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Old March 23rd 15, 12:38 PM posted to uk.telecom.broadband
Martin Brown
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Posts: 343
Default Packet loss seems to have increased, how to diagnose?

On 23/03/2015 10:27, wrote:
Graham J wrote:
My son and I both felt recently that "the internet seemed a bit slow".

Well a disconnect/reconnect of the 2820n to the phone line seems to
have fixed it. It's renegotiated its speed up a bit too. :-)

Sadly, re-syncing the ADSL modem or rebooting the router will cure a lot
of things, but then you never know why the problem occurred in the first

Rebooting the modem is always worth a try before considering any other
more serious sort of fault. Some tend to get unreliable after a month or
two continuous running and/or large throughput.

Yes, I know, but still I do at least now have a responsive internet
connection. Next time, if I have the patience, I may try a bit more
diagnosis (if there is a next time of course!).

Sometimes modems or lines get themselves into strange states where the
statistics report unrealistic values. Several of mine have a habit of
showing a noise margin of zero when they get themselves into trouble.

As regards ping, the first IP address to try would be the Default
Gateway shown in the router. On a 2820n this is called GW IP, in the
WAN1 Status section.

Yes, OK, I did try 'nearby' IPs such as the ISP's DNS. They all
showed the same level of packet loss.

I suspect it is data loss on your ADSL link.

I presume from the ping latency you are on interleaved and some packets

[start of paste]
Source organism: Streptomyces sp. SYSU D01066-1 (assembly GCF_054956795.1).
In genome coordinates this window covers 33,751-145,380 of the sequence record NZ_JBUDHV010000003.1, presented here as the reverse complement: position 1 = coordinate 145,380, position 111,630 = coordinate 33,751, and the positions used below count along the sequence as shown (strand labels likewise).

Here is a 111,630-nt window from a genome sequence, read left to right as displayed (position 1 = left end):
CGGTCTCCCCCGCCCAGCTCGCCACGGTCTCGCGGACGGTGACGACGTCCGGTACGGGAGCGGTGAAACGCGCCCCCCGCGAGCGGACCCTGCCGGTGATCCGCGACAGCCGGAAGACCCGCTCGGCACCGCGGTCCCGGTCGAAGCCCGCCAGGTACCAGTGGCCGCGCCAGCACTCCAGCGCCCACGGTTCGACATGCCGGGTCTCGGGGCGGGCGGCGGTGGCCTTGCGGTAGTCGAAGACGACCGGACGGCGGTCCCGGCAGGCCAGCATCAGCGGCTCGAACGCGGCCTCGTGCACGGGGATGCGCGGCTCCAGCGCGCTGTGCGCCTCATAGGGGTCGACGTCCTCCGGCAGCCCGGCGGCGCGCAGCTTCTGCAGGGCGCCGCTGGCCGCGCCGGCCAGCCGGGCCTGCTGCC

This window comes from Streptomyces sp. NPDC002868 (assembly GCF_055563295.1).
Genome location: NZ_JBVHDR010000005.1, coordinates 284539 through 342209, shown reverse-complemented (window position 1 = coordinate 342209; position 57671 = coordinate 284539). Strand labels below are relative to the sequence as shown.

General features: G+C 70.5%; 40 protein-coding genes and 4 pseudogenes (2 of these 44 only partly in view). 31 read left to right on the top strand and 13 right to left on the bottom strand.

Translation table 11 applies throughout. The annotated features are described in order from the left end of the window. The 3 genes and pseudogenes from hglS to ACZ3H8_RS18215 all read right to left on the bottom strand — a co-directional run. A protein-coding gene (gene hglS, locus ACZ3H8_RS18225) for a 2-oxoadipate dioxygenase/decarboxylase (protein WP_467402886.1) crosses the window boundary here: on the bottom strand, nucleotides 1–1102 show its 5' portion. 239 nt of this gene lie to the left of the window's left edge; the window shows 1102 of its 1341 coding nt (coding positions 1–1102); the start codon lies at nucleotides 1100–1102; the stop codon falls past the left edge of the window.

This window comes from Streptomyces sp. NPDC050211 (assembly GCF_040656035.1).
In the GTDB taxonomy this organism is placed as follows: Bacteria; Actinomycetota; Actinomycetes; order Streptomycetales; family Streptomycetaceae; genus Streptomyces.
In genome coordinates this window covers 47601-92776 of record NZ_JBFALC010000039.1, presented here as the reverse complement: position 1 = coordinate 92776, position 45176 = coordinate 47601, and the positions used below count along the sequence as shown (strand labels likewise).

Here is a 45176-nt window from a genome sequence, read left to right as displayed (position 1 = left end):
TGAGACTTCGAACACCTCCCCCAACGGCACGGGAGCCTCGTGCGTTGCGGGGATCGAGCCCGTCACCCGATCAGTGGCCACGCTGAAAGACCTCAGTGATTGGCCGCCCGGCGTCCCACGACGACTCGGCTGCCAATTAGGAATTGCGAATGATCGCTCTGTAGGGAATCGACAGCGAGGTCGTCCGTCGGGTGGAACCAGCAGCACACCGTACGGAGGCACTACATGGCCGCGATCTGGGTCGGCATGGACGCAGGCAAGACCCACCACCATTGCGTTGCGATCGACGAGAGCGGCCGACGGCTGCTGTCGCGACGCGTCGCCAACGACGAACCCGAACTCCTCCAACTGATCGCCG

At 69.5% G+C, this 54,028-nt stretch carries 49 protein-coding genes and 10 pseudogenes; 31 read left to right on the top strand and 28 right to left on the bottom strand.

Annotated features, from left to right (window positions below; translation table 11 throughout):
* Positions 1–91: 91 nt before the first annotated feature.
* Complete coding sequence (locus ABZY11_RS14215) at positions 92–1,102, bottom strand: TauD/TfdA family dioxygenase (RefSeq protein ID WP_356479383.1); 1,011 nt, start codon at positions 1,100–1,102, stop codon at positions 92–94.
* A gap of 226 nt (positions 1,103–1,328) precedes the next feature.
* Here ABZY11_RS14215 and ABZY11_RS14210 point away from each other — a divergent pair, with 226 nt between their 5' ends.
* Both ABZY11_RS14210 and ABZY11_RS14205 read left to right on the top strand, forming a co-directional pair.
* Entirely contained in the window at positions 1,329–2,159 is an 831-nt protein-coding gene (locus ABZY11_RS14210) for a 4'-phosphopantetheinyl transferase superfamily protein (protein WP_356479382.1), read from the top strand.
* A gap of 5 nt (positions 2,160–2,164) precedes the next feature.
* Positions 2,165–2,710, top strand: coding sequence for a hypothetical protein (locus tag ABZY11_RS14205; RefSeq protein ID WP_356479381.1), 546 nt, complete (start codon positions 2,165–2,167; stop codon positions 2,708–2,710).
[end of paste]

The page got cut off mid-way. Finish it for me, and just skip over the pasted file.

are suffering enough corruption to be unrecoverable.

This is the first router in the chain between you and the rest of the
internet, and is generally operated by your ISP. If pinging it is
unreliable then you should take it up with your ISP. However be sure
that you don't have other network traffic using some of the available
bandwidth - this may delay ping responses (by design, ping has a very
low priority). The 2820 will show you a traffic graph to allow you to
identify whether there is any other usage.

If this is reliable, but other addresses (such as are
not, then it's an issue for your ISP. Try several different addresses
from services that likely to have high availability.

It was (I am almost certain) a bad ADSL connection between me and the
ISP, not an issue with ISP connectivity beyond.

Your 11dB SNR margin is not ideal. Having rebooted, what is it now?

It's showing 8 now. I still have the slightly improved speed, it's
4.7Mb/s as opposed to the 4.0Mb/s I was getting before.

That figures. You can trade noise margin for more speed and if you sync
in the afternoon when MW interference is lowest you get the fastest
connection with a slight risk of degradation after dark.

Conversely you can get a slower more stable connection by syncing well
after dark. Using the diurnal variation in SNR to alter the sync rate.

Martin Brown